"Autodesk does have an extension plan for its products, including AutoCAD.
We take useful features, roll them into packets called "extensions", and
offer them between major releases. This way, our customers can obtain
useful productivity tools today without waiting for a major software
release cycle. And the functionality contained within an Autodesk
Extension is often included later with future major releases. Our
customers can expect to see this particular SHP and DWG Data Extension
functionality wrapped into the next release of Autodesk MapGuide at no
additional charge, but it is available if they want it today."
So, the “pay as you go” nature of these extensions has nothing to do with
their content, but rather with their packaging and SEC rules. Further, it
does help to explain why “maintenance” is becoming widespread in GIS and
elsewhere in the industry. I, for one, have never worked at a public
company so this is quite new to me – and very interesting!
TWO GIS LANDMARKS BITE THE DUST
I learned this week that both GIS-L and GIS Asia Pacific have shut their
Bill Thoen covers GIS-L’s history in this month’s GeoWorld. Like many of
the earliest online “communities,” GIS-L was fine until specialized lists
came along: ESRI-L, MapInfo-L and others. Still, there are now so many
e-mail and web-based discussions, there should be something for everyone.
And, GIS-L had an important role in making that possible.
GIS Asia Pacific, published by Adams Business Media (publishers of
GeoWorld and Business Geographics, among others) shut down in November of
last year. The November issue stands in tribute on the publication
POINTS OF INTEREST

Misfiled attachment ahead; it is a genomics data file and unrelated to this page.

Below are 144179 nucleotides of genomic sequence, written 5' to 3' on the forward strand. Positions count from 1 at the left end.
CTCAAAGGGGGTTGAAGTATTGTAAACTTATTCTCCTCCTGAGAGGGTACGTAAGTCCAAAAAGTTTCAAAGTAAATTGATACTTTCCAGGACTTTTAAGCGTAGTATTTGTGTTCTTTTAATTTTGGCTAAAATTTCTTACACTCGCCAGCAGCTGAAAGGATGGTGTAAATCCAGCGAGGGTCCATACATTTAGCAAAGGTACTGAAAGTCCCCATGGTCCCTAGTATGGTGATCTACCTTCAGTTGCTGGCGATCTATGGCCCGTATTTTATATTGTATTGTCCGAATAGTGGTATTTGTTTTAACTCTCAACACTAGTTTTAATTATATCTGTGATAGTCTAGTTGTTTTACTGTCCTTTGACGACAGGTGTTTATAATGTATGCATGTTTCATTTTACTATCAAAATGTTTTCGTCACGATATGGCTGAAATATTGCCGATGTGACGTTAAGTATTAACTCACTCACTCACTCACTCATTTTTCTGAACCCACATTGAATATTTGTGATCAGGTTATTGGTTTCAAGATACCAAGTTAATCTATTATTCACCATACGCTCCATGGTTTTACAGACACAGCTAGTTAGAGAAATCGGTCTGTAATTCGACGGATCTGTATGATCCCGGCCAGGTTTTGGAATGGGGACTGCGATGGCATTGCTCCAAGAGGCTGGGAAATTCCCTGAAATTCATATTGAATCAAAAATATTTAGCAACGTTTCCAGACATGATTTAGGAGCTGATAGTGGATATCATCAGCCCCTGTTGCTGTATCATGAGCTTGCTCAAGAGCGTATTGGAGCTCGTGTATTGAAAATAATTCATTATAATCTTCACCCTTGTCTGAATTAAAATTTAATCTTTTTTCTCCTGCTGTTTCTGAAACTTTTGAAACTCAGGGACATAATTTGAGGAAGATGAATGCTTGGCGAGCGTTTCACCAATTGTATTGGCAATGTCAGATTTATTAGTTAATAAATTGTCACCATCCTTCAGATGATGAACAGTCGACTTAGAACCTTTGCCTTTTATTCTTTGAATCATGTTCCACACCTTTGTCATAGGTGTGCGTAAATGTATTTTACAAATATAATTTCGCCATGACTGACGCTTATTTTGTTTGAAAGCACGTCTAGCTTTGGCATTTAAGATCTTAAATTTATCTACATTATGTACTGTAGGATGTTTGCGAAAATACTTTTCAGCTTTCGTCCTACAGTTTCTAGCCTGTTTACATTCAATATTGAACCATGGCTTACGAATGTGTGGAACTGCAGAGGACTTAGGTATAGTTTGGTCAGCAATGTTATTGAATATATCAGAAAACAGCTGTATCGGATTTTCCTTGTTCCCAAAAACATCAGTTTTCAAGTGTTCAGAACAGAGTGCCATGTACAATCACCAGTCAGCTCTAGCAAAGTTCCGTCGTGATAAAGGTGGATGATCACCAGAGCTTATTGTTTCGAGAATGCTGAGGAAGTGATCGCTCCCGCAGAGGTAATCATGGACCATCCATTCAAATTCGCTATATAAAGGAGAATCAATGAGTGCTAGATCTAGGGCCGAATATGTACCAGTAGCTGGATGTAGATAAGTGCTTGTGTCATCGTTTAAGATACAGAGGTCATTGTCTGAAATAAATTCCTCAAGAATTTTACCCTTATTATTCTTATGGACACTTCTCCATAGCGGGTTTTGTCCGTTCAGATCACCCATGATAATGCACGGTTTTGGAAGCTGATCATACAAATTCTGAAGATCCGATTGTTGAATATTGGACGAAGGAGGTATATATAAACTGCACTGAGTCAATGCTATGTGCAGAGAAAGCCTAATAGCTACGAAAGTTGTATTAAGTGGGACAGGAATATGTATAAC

-My favorite search engine, Google, this week purchased my favorite USENET
news reading site, Deja.com. Google plans to reinstate many of the USENET
archives that have not been available in recent years. And, they will
provide their search engine to query the millions of messages.
Unfortunately, the most useful feature of Deja.com, the ability to easily
browse and post to a saved set of newsgroups in a completely threaded
environment, is not currently available. Until Google adds this feature,
I’ve joined Mailandnews.com.
-American Express is trying out free web service for its cardholders. A
past attempt by the company allowing free stock trades eventually went to
a pay-for-service model. With everyone else getting out of free Internet
service, it is odd that high end AmEx is getting in.
-A two-year study by Alexa reveals some interesting data about how
Internet users find their destinations. Most surprising to me: users are
apt to key a website name or addresses, not into the address field of
their browser, but into their search engine. Common searches include
“hotmail.com” or “www.aol.com.” Adult material is the most popular search
topic, while “map” is ranked 20th.